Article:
Camping Gear

Ask Me: What’s the Best Thru-Hiking Backpack?

Posted On June 28, 2017 at 3:16 am by / Comments Off on Ask Me: What’s the Best Thru-Hiking Backpack?

Hi Michael,

I’m looking for a backpack for my Appalachian Trail thru-hike. I am considering some Osprey packs and others. What to you recommend as the best thru-hiking backpack?

Thanks.

Bruce

Hi Bruce,

Congratulations on your plans to thru-hike the Appalachian Trail, I hope it goes really well for you.

As I wrote in my “Top 5 Tips For Buying the Right Backpacking Pack,” when ultralight backpacking, as you’ll do on a thru-hike, I want a lightweight backpack, which means minimal features like pockets and zippers. Still, I like the convenience of quick access for some items, like a lid, side, and/or hipbelt pockets for snacks, map, sunglasses, and sunblock, and a mesh front pocket where I can stuff a jacket.

Packs made for ultralight backpacking and thru-hiking, typically weigh between two and 2.5 pounds, and have support for carrying 20 to 30 pounds—and as you probably know, you should only carry the upper end of that weight range on longer stretches of trail where you have several days’ worth of food. Get a pack somewhere between 40 to 60 liters capacity. You’ll want gear that is light and compact. (See all of my reviews of ultralight backpacking gear, backpacking tents, hiking shoes, sleeping bags, and sleeping pads, and my Gear Reviews page for numerous stories with my picks for best gear and tips on buying gear.)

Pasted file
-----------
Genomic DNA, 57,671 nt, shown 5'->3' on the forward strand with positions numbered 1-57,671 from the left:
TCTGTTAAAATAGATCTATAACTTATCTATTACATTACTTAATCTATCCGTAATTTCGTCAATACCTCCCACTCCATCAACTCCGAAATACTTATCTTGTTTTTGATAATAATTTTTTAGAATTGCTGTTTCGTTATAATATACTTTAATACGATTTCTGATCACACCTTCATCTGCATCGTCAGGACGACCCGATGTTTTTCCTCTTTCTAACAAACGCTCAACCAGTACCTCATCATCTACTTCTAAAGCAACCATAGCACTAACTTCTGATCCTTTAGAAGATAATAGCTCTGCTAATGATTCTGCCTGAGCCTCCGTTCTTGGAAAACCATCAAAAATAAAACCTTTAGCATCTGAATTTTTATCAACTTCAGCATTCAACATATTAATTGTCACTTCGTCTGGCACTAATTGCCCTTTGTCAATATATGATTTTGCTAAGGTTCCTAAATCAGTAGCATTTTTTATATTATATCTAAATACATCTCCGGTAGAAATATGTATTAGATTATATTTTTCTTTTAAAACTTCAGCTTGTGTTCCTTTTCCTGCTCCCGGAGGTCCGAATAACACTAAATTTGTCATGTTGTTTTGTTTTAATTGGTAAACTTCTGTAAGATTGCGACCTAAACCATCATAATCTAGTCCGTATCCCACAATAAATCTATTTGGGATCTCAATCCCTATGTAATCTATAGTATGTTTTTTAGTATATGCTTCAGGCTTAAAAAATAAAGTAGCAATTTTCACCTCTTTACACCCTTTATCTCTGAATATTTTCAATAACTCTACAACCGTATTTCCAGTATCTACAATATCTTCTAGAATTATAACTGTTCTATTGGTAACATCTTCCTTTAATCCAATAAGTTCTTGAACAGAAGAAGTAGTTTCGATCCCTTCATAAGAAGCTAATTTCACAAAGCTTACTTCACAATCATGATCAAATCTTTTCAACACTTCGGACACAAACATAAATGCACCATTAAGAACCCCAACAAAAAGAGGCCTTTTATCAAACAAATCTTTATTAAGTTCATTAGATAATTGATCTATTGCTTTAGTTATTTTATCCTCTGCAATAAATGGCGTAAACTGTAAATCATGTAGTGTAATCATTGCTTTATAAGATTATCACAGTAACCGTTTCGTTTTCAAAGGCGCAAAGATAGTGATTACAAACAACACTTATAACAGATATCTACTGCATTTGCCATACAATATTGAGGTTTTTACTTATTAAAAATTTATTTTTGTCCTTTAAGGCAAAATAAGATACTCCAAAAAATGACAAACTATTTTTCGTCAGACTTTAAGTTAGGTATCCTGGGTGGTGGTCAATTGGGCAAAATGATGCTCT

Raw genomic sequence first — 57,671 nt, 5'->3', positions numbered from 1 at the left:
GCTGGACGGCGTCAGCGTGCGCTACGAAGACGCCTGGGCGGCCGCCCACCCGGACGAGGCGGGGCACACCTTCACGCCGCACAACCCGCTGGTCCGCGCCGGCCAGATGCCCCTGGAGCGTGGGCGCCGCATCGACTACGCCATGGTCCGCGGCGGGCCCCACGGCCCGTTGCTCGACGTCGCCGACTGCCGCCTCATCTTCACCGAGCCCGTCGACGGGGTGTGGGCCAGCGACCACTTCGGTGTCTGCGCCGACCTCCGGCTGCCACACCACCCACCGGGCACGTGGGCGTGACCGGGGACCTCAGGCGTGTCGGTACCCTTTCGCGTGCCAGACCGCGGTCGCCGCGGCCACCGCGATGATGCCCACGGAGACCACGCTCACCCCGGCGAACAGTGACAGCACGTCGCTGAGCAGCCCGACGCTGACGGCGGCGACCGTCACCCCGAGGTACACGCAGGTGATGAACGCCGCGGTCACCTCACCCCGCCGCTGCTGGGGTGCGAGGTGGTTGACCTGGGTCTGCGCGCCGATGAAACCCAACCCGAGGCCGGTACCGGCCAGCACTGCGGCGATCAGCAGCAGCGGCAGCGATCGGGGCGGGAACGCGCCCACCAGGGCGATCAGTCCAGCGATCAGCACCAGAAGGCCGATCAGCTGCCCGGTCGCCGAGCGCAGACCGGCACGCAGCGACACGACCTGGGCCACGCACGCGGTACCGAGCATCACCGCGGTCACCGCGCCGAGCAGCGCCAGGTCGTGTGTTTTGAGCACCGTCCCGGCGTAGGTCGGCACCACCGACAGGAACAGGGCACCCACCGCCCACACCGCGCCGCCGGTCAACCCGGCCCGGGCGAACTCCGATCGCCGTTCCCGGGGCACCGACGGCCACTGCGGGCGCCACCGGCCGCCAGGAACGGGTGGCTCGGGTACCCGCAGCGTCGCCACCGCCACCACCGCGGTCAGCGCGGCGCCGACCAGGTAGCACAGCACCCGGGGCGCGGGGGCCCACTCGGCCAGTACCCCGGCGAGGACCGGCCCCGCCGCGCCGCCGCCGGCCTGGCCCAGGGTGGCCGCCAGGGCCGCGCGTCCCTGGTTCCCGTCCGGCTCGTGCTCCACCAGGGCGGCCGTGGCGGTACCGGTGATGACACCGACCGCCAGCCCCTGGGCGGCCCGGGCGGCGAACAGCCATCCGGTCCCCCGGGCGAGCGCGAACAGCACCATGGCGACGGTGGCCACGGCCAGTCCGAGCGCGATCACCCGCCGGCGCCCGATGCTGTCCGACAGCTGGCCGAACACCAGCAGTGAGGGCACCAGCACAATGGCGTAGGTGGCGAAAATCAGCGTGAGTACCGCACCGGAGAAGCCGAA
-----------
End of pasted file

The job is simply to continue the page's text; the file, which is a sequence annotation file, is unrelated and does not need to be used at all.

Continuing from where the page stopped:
The pack you choose will depend on some personal preferences regarding design features, price, weight, and capacity. There are several backpacks that stand out in this category.

Osprey Exos 58

Osprey Exos 58

For a good thru-hiker pack, especially if you like Osprey, I suggest you look at the Osprey Exos 58 or Exos 48 ($190). I used the Exos 58 on a four-day, 86-mile backpacking trip in Yosemite, carrying up to 25 pounds, and on a weeklong hut trek in Italy’s Dolomite Mountains. Read my review. (My friend, Todd, is carrying the first generation of the Exos 58 on the Pacific Crest Trail at Glen Aulin in Yosemite National Park in the lead photo, above.) I’ve liked that pack a lot since the first version of it came out in 2008.

I’ve been using and plan to review the new for 2017 Sierra Designs Flex Capacitor 40-60 ($190), whose signature feature is a compression system that allows you to alter the pack’s capacity to fit whatever you’re carrying, making it more stable with a small load. At 2 lbs. 9 oz., it’s one of the heaviest listed here, but I’ve already found it comfortable hauling 35 pounds of climbing gear, thanks in part to a sturdier (though still streamlined) hipbelt than is found in some ultralight packs. It has quick, one-zipper access to the main compartment, and five external pockets (lid, side, and hipbelt).

 

Planning your next big adventure? See “My Top 10 Favorite Backpacking Trips” and my All Trips page.

 

REI Flash 45

REI Flash 45

The REI Flash 45 ($129), newly updated for 2017, is not only a steal, but it sports nice design features for ultralight backpacking, including six external pockets, while still weighing just a few ounces north of two pounds. A steel, internal perimeter frame with one horizontal stay, plus a contoured hipbelt and well-padded shoulder straps make it comfortable carrying 25 to 30 pounds, and REI’s UpLift compression system squeezes the load from the bottom to draw it closer to your hips. Read my complete review of the Flash 45.